How to Make Wooden Mason Jar Crates – Part 2, by St. Funogas

(Continued from Part 1. This concludes the article.)

Second Jig – Drill-Press Jig 

If you have a pneumatic stapler, which greatly speeds up many nailing tasks, you can skip this section. Once you have the first slats cut, you’ll need to drill guide holes for the 4d nails using a 3/16” drill bit. If you try to nail without a pilot hole, not only will many of the slats split, but it’ll slow down your nailing time considerably. This is where jig number two comes in.

Drill Press Jig
Photo 10. Drill Press Jig

As seen in Photos 10A  and 10B (inset), this jig positions stacks of five slats so you can quickly drill the nail hole in each end without having to mark the spot first. It attaches to the deck of any drill press and the wooden “L” holds the stack in just the right position while you drill five holes at once. You then spin the stack around and drill holes in the opposite end.

 

The simplest way to make and use this jig is to cut out the base, attach the right-angle “L” made from 2 x 4 scraps, and then use clamps to fasten the jig to the drill press in the precise spot. Using a slat pre-marked with the hole position will help you line up the drill bit with the jig before clamping everything down tight. In addition to my regular drill press, I have a small $59 drill press dedicated to this task alone, so I have the jig permanently attached to the drill press plate with bolts.

After you drill the first slat, test out one of the 4d nails to be sure the fit is correct. Once your slats are cut and the nail holes drilled, you are now ready to cut the end boards for the crate.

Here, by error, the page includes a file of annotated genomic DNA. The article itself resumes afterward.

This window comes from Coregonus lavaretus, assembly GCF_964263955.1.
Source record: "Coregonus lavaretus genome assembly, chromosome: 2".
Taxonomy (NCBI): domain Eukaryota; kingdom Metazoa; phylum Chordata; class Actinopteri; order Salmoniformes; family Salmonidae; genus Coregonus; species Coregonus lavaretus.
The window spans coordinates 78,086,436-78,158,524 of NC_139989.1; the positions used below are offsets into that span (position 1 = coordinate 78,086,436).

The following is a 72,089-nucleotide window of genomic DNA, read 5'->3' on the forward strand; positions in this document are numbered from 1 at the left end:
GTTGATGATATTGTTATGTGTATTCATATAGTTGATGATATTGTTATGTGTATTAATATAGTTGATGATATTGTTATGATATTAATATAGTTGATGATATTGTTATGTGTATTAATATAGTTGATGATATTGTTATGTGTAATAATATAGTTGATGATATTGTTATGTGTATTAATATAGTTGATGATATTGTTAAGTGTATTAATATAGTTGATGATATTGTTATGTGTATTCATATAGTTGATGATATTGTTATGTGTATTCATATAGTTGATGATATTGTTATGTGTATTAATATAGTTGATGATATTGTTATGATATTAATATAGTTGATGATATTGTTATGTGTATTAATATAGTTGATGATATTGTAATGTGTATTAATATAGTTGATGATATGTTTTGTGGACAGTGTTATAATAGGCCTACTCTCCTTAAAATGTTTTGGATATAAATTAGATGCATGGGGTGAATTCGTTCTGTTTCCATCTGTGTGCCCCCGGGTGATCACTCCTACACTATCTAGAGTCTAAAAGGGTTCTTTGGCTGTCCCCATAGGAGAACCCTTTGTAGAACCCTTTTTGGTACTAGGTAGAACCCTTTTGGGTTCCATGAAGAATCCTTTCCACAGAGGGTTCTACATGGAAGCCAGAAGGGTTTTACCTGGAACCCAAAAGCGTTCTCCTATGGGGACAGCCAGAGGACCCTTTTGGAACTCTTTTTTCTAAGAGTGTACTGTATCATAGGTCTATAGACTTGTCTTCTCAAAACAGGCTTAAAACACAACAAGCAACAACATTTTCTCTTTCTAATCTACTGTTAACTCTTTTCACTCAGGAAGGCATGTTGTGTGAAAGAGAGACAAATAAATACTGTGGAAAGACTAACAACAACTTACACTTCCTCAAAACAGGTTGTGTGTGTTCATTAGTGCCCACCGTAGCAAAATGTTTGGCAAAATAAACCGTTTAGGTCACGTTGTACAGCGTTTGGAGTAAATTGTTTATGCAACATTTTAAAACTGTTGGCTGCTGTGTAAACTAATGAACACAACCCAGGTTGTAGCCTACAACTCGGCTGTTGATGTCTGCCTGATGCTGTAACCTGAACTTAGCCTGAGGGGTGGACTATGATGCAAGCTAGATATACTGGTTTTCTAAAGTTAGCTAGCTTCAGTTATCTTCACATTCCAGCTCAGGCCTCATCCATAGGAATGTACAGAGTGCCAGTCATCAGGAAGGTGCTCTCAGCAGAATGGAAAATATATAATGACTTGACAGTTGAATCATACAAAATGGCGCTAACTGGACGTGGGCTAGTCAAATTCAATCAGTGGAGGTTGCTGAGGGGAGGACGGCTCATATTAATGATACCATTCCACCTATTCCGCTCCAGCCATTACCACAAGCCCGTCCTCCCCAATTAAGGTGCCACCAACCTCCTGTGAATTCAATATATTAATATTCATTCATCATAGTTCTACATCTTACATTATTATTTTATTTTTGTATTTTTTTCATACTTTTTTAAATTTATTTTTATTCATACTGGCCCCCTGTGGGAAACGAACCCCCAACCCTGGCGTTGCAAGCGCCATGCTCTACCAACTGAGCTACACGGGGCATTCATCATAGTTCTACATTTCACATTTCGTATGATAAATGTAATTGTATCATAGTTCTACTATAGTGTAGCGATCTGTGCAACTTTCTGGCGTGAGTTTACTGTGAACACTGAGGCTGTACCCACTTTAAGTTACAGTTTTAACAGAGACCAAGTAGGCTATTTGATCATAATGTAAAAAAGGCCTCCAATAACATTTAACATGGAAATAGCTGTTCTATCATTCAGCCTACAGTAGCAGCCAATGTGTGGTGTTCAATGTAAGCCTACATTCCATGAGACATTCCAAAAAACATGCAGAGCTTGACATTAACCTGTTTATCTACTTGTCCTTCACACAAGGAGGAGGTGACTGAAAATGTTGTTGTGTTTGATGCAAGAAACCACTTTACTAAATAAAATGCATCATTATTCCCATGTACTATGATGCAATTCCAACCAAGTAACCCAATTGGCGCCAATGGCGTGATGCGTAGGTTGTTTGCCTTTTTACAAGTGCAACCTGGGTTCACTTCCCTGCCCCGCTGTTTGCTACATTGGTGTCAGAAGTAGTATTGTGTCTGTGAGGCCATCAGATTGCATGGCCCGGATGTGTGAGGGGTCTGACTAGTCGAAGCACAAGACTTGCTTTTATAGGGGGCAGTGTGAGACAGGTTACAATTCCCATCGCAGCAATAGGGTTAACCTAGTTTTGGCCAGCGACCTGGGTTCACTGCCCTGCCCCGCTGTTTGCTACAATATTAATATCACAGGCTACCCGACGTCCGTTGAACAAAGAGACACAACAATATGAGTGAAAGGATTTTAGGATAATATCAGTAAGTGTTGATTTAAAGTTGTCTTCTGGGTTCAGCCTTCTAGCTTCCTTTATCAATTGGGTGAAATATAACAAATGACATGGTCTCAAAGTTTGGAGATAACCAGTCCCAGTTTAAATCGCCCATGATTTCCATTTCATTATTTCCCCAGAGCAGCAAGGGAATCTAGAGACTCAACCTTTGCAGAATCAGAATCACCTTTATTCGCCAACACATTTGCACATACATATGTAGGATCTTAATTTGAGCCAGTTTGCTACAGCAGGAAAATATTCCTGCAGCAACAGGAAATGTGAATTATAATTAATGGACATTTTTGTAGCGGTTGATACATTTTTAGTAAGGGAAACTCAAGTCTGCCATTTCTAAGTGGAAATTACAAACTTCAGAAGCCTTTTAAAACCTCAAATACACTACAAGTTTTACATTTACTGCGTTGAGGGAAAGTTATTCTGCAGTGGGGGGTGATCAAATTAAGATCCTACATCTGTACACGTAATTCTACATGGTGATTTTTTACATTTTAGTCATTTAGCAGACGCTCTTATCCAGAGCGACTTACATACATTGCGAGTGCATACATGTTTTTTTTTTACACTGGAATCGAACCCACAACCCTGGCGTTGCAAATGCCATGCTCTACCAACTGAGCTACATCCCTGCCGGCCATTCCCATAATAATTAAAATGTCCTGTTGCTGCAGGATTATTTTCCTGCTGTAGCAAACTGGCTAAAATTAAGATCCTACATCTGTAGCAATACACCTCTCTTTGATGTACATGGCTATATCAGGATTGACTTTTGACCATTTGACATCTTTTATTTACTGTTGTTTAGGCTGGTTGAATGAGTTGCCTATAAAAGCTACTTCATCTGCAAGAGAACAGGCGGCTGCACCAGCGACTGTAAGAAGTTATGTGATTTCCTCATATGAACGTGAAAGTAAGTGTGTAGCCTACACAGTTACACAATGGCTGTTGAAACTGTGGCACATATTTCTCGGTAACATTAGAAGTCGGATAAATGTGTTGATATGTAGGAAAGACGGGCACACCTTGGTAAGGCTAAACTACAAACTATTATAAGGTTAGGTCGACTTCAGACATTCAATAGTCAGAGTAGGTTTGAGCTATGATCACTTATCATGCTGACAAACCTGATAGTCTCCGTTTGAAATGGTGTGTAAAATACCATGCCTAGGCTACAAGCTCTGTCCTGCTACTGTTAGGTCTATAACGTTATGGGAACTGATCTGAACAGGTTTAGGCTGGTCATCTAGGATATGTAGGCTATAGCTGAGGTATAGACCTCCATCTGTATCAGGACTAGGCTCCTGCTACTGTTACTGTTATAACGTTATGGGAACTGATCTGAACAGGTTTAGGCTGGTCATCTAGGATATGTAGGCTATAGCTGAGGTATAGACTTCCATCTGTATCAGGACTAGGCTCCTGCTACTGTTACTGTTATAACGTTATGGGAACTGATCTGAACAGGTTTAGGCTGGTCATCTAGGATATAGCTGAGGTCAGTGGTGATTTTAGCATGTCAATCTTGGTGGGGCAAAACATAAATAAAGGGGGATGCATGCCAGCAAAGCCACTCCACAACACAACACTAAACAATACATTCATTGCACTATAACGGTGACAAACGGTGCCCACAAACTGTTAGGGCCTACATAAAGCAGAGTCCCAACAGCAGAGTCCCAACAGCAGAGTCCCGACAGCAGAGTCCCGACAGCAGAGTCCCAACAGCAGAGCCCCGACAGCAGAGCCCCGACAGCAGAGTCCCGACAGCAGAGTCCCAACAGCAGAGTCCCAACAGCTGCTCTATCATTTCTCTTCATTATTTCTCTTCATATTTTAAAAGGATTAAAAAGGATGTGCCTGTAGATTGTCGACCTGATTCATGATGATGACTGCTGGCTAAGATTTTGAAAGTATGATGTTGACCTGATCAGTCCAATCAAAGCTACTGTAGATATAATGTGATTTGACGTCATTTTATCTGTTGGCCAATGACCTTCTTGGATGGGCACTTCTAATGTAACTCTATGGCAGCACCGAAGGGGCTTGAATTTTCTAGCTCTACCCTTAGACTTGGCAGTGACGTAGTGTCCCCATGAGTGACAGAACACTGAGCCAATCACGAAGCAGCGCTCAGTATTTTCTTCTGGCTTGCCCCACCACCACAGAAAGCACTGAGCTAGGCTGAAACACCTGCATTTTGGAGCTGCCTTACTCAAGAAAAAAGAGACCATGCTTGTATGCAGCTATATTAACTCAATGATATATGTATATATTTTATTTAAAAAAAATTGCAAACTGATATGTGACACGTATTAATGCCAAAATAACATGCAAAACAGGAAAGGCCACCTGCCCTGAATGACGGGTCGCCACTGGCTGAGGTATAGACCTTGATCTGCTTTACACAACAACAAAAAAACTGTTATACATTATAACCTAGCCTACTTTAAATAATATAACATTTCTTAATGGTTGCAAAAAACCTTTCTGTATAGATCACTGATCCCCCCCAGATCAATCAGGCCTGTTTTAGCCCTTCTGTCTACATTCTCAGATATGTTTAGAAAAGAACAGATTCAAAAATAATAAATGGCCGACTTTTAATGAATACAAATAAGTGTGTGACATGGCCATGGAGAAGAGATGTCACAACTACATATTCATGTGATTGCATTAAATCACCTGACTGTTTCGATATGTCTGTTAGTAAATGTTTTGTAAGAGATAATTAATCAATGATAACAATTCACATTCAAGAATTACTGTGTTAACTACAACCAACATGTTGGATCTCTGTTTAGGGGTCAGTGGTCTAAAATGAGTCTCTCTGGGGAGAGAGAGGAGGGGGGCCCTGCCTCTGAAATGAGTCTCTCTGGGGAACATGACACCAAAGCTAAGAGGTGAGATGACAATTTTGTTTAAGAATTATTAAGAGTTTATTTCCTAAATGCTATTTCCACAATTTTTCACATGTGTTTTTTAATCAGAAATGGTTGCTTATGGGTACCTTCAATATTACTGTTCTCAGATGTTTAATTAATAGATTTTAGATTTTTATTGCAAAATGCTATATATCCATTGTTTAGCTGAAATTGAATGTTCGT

Preparing the End Boards
End Boards
Photo 11. End Boards

Each end board is cut from 1 x 6 lumber to a length of 11¼”. If you have a drill press, hole saw, jig saw, and router, the handles are quite easy to construct once you get the rhythm of it. If you lack the tools and you have more time than money, you can also use a hand drill, spade bit, coping saw, and sandpaper. But again, the handles are not necessary and a solid end board will work just fine. Both options are shown in Photo 11.

[JWR Adds:  If someone wants to make and sell jar crates for profit, then the handle slots will give them much more eye-appeal, and probbaly generate many nore sales.]

End Board Jigs

You’ll want a jig (actually a template) for marking the lines and pilot holes which you’ll use to cut out the handles. You can make a simple one out of paper or cardboard, or use ¼” plywood for durability.

Handle Marking Template
Photo 12. Handle Marking Template

The purpose of this template is twofold: to draw lines for the jigsaw to follow and to mark two dots as guides for drilling holes with the hole saw or spade bit. My template (Photo 12) hooks over the top of the end board to automatically align itself. Then I eyeball it so it’s more or less centered on the board horizontally before marking the holes and lines with a pencil. I make six different crates with this single template so I use the eyeball method instead of making six separate templates. Since these are just Mason jar crates and not fins on a nuclear missile, we can probably get away with it.

Photo 13 shows how to use the template to mark the hole-saw guides and the jigsaw lines.

Using Handle Template
Photo 13. Using Handle Template

 

 

 

 

 

 

Once the pilot holes and lines are marked, use a drill press with a 1⅛” (+/-) hole saw to drill two holes in the end board (Photo 14.)

Drilling Handles
Photo 14. Drilling Handles

 

 

 

 

 

Drill only three quarters of the way through the board so you don’t get splintering on the other side, then flip the board over to finish each hole. Going three quarters on the first side leaves most of the wood sticking out of the hole saw when the hole is complete, giving you something to grab onto in order to clear the hole saw for the next cut. (Photo 15.)

Hole Saw Plug
Photo 15. Hole Saw Plug

 

 

 

 

 

Now with a jigsaw, follow the lines to enlarge the hole (Photos 16a & b), then use a router or coarse sand paper to smooth the edges of the handle as seen in Photos 16 c & d.